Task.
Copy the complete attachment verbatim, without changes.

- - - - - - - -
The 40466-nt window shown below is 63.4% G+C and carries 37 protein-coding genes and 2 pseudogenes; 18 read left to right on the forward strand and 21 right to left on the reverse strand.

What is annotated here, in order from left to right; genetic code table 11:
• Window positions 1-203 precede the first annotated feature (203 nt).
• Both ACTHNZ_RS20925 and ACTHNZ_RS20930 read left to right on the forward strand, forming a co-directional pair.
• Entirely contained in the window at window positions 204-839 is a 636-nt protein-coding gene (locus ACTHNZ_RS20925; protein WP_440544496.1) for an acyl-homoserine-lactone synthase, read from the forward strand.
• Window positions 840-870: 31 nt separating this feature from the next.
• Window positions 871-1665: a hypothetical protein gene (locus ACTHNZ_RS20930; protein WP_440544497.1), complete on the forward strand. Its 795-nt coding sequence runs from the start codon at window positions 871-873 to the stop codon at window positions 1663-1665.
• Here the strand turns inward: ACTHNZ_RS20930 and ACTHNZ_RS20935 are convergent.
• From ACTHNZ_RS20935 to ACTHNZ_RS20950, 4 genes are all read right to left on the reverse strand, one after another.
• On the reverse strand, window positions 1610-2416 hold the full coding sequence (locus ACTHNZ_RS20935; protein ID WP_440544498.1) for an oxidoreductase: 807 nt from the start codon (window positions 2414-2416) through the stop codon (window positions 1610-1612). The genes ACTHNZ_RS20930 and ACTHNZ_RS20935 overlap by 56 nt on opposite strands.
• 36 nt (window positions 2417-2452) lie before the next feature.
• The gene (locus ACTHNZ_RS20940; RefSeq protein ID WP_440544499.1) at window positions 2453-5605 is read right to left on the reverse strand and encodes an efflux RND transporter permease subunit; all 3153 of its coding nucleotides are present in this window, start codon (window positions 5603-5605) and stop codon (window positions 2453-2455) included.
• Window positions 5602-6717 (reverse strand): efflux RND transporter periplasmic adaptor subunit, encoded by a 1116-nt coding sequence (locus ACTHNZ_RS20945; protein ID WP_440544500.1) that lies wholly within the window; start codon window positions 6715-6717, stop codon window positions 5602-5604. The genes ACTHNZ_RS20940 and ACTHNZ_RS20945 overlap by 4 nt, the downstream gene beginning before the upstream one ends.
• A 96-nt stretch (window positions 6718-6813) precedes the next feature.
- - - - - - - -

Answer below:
The 40466-nt window shown below is 63.4% G+C and carries 37 protein-coding genes and 2 pseudogenes; 18 read left to right on the forward strand and 21 right to left on the reverse strand.

What is annotated here, in order from left to right; genetic code table 11:
• Window positions 1-203 precede the first annotated feature (203 nt).
• Both ACTHNZ_RS20925 and ACTHNZ_RS20930 read left to right on the forward strand, forming a co-directional pair.
• Entirely contained in the window at window positions 204-839 is a 636-nt protein-coding gene (locus ACTHNZ_RS20925; protein WP_440544496.1) for an acyl-homoserine-lactone synthase, read from the forward strand.
• Window positions 840-870: 31 nt separating this feature from the next.
• Window positions 871-1665: a hypothetical protein gene (locus ACTHNZ_RS20930; protein WP_440544497.1), complete on the forward strand. Its 795-nt coding sequence runs from the start codon at window positions 871-873 to the stop codon at window positions 1663-1665.
• Here the strand turns inward: ACTHNZ_RS20930 and ACTHNZ_RS20935 are convergent.
• From ACTHNZ_RS20935 to ACTHNZ_RS20950, 4 genes are all read right to left on the reverse strand, one after another.
• On the reverse strand, window positions 1610-2416 hold the full coding sequence (locus ACTHNZ_RS20935; protein ID WP_440544498.1) for an oxidoreductase: 807 nt from the start codon (window positions 2414-2416) through the stop codon (window positions 1610-1612). The genes ACTHNZ_RS20930 and ACTHNZ_RS20935 overlap by 56 nt on opposite strands.
• 36 nt (window positions 2417-2452) lie before the next feature.
• The gene (locus ACTHNZ_RS20940; RefSeq protein ID WP_440544499.1) at window positions 2453-5605 is read right to left on the reverse strand and encodes an efflux RND transporter permease subunit; all 3153 of its coding nucleotides are present in this window, start codon (window positions 5603-5605) and stop codon (window positions 2453-2455) included.
• Window positions 5602-6717 (reverse strand): efflux RND transporter periplasmic adaptor subunit, encoded by a 1116-nt coding sequence (locus ACTHNZ_RS20945; protein ID WP_440544500.1) that lies wholly within the window; start codon window positions 6715-6717, stop codon window positions 5602-5604. The genes ACTHNZ_RS20940 and ACTHNZ_RS20945 overlap by 4 nt, the downstream gene beginning before the upstream one ends.
• A 96-nt stretch (window positions 6718-6813) precedes the next feature.